Freedom Trail – Stop 14

    John F. and Marianna Slater House

    352 Main Street, c. 1843

    Image courtesy of Bob Gagliardo.

    Philanthropist and industrialist John Fox Slater (1815–1884) was known not only for his manufacturing achievements, but also for his groundbreaking support of emancipated slaves. The nephew of Samuel Slater (1768–1835), a pioneer of America’s textile industry, Slater owned the Slater Mill in nearby Jewett City, and was president of the Ponemah Mills, a massive industrial complex that made cotton goods and fine fabrics in the Taftville section of Norwich. In 1882 he used part of his fortune to donate one million dollars to his newly established John F. Slater Fund for the Education of Freedmen, which provided schooling for emancipated slaves. Over thirty-six colleges in the South benefitted from Slater’s largesse, for which he was awarded a United States Congressional Medal.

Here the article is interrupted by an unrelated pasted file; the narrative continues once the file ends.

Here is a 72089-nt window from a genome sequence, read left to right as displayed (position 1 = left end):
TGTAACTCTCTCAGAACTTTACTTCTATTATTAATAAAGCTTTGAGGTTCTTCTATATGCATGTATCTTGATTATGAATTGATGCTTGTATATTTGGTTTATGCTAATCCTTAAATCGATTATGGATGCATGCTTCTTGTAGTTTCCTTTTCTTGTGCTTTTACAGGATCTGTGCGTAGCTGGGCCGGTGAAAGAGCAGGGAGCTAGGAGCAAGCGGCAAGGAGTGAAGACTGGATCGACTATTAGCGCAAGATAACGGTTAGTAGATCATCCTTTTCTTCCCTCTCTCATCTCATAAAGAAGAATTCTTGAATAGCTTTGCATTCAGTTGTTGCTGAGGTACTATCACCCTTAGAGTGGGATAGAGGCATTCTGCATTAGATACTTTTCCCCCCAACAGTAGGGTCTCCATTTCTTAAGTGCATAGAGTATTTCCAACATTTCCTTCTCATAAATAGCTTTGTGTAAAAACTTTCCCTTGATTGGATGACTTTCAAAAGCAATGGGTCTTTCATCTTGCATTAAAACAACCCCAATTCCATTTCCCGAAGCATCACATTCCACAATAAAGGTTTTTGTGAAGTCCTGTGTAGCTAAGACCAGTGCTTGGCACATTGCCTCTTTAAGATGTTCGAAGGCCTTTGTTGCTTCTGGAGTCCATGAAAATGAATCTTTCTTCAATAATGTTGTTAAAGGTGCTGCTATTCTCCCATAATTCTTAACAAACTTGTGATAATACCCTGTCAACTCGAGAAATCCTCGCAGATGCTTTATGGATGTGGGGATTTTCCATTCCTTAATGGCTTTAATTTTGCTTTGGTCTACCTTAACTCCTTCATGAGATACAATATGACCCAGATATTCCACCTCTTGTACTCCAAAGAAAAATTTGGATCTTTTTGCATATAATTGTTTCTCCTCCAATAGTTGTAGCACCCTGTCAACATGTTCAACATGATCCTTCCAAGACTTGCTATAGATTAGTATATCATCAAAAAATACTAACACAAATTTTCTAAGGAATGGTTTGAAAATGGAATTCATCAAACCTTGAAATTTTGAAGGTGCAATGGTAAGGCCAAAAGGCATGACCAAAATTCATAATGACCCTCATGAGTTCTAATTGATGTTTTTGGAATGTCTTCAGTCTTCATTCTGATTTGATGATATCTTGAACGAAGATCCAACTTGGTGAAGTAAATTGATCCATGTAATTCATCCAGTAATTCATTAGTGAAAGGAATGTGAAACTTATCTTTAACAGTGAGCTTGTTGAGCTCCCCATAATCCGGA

Presumably built in anticipation of his 1844 marriage to Marianna Hubbard (1824–1889), Slater’s Main Street mansion is a monument to his wealth and success. Designed by Minard Lafever, the house sits on a raised platform fronted by a massive portico in the Corinthian order. One of the largest and most impressive Greek Revival residences in the city, it evokes the tradition and dignity associated with Greek classical ideals. Later, the house became the Norwich Elks Club and is currently vacant.